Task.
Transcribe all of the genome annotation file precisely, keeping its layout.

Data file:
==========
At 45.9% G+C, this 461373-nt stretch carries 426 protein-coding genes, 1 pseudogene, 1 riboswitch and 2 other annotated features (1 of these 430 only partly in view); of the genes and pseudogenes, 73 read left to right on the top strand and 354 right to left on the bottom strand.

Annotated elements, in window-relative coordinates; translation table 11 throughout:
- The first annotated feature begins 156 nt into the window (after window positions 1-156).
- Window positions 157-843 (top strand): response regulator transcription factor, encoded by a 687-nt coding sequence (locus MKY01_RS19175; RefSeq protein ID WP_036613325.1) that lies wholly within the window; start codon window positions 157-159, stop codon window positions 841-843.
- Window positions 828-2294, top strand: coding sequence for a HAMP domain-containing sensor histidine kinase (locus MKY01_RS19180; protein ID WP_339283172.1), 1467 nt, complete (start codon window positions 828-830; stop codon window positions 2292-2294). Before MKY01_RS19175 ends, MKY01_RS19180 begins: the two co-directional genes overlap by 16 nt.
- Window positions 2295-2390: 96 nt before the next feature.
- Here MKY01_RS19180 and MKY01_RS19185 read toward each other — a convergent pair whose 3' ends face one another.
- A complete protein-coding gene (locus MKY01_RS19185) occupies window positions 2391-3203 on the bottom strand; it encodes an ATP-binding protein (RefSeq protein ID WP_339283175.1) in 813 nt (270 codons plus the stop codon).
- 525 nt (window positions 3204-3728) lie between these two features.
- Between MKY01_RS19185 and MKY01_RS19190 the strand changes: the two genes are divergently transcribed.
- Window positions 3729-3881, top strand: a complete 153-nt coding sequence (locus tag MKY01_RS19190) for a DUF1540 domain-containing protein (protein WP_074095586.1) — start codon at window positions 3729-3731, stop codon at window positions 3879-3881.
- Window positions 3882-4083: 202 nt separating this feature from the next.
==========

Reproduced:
At 45.9% G+C, this 461373-nt stretch carries 426 protein-coding genes, 1 pseudogene, 1 riboswitch and 2 other annotated features (1 of these 430 only partly in view); of the genes and pseudogenes, 73 read left to right on the top strand and 354 right to left on the bottom strand.

Annotated elements, in window-relative coordinates; translation table 11 throughout:
- The first annotated feature begins 156 nt into the window (after window positions 1-156).
- Window positions 157-843 (top strand): response regulator transcription factor, encoded by a 687-nt coding sequence (locus MKY01_RS19175; RefSeq protein ID WP_036613325.1) that lies wholly within the window; start codon window positions 157-159, stop codon window positions 841-843.
- Window positions 828-2294, top strand: coding sequence for a HAMP domain-containing sensor histidine kinase (locus MKY01_RS19180; protein ID WP_339283172.1), 1467 nt, complete (start codon window positions 828-830; stop codon window positions 2292-2294). Before MKY01_RS19175 ends, MKY01_RS19180 begins: the two co-directional genes overlap by 16 nt.
- Window positions 2295-2390: 96 nt before the next feature.
- Here MKY01_RS19180 and MKY01_RS19185 read toward each other — a convergent pair whose 3' ends face one another.
- A complete protein-coding gene (locus MKY01_RS19185) occupies window positions 2391-3203 on the bottom strand; it encodes an ATP-binding protein (RefSeq protein ID WP_339283175.1) in 813 nt (270 codons plus the stop codon).
- 525 nt (window positions 3204-3728) lie between these two features.
- Between MKY01_RS19185 and MKY01_RS19190 the strand changes: the two genes are divergently transcribed.
- Window positions 3729-3881, top strand: a complete 153-nt coding sequence (locus tag MKY01_RS19190) for a DUF1540 domain-containing protein (protein WP_074095586.1) — start codon at window positions 3729-3731, stop codon at window positions 3879-3881.
- Window positions 3882-4083: 202 nt separating this feature from the next.